NSF Broader Impacts Review Process

Review Process for Broader Impacts

Program directors and panel members differ in their assessment and valuation of Broader Impacts activities. Since there is no way to anticipate how stringently each reviewer will consider the Broader Impacts criterion, having strong BI sections is critical for minimizing risk. A strong BI section cannot hurt a proposal. One of the primary discrepancies is around whether it’s more important for an activity to be innovative or to be a recognized program with a long, positive track record. 

  • NSF panelists are given the opportunity to rank proposals they’d like to review based on their expertise, but they are not guaranteed their choices.  

  • Panelists are always trained on review procedures by NSF staff members and the review training now places a greater emphasis on the Broader Impacts section than it did historically.  

  • Reviewers may be provided with the guiding questions shown below as part of their training. 

BI Guiding Questions for NSF Panelists

BI Guiding Questions for NSF Panelists
  1. What is the potential for proposed activity to benefit society or advance desired societal outcomes? 
  2. To what extent do the proposed activities suggest and explore creative, original, or potentially transformative concepts?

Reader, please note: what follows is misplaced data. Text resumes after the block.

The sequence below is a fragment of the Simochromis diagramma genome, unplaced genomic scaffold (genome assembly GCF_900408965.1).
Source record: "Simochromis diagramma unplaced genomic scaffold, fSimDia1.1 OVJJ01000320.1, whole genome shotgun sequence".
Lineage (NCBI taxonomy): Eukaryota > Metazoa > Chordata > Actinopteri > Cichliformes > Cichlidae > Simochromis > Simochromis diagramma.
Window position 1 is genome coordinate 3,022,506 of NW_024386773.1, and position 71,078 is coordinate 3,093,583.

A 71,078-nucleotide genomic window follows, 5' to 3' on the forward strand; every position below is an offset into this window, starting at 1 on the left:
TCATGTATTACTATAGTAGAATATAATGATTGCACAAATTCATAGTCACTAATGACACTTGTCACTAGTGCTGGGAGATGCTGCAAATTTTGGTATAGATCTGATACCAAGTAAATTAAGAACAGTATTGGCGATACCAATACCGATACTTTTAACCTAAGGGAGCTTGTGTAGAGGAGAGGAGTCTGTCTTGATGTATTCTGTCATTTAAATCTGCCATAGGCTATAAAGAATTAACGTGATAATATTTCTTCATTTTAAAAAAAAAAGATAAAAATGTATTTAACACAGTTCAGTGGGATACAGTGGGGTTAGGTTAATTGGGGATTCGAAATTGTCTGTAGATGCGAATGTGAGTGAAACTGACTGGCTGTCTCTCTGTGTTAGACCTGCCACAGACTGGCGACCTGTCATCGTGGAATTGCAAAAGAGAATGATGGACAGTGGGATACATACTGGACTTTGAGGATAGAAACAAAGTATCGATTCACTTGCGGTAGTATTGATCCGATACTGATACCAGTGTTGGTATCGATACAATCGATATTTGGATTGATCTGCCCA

3. Is the plan for carrying out the proposed activities well-reasoned, well-organized, and based on a sound rationale?  Does the plan incorporate a mechanism to assess success? 
  4. How well qualified is the individual, team, or organization to conduct the proposed activities? 
  5. Are there adequate resources available to the PI (either at the home organization or through collaborations) to carry out the proposed activities? 
  6. Though NSF panelists have approximately one month to review proposals, once the panel convenes for review panel members may spend only 30 minutes reviewing your entire proposal, of which less than 10 may be devoted to Broader Impacts. 
  7. Exact time depends on the volume of proposals and total time available for discussion, but this underscores the need to have BI sections that are clear and concise. 
  8. A stellar BI section will not rescue a proposal with weak Intellectual Merit, but a weak BI section is enough to hamper an otherwise excellent proposal. 
  9. Your NSF Program Director makes the final funding recommendations. 
  10. The NSF Panelists give their recommendations to the Program Director, who makes final funding recommendations based on a variety of criteria. The Program Directors ultimately have to justify their decisions to NSF leadership, so they are unlikely to fund proposals with weak BI components. This is also why it is advisable to call your Program Director if you have questions about what they expect for BI! Different NSF programs can have different preferences and expectations. 
  11. What is the potential for proposed activity to benefit society or advance desired societal outcomes?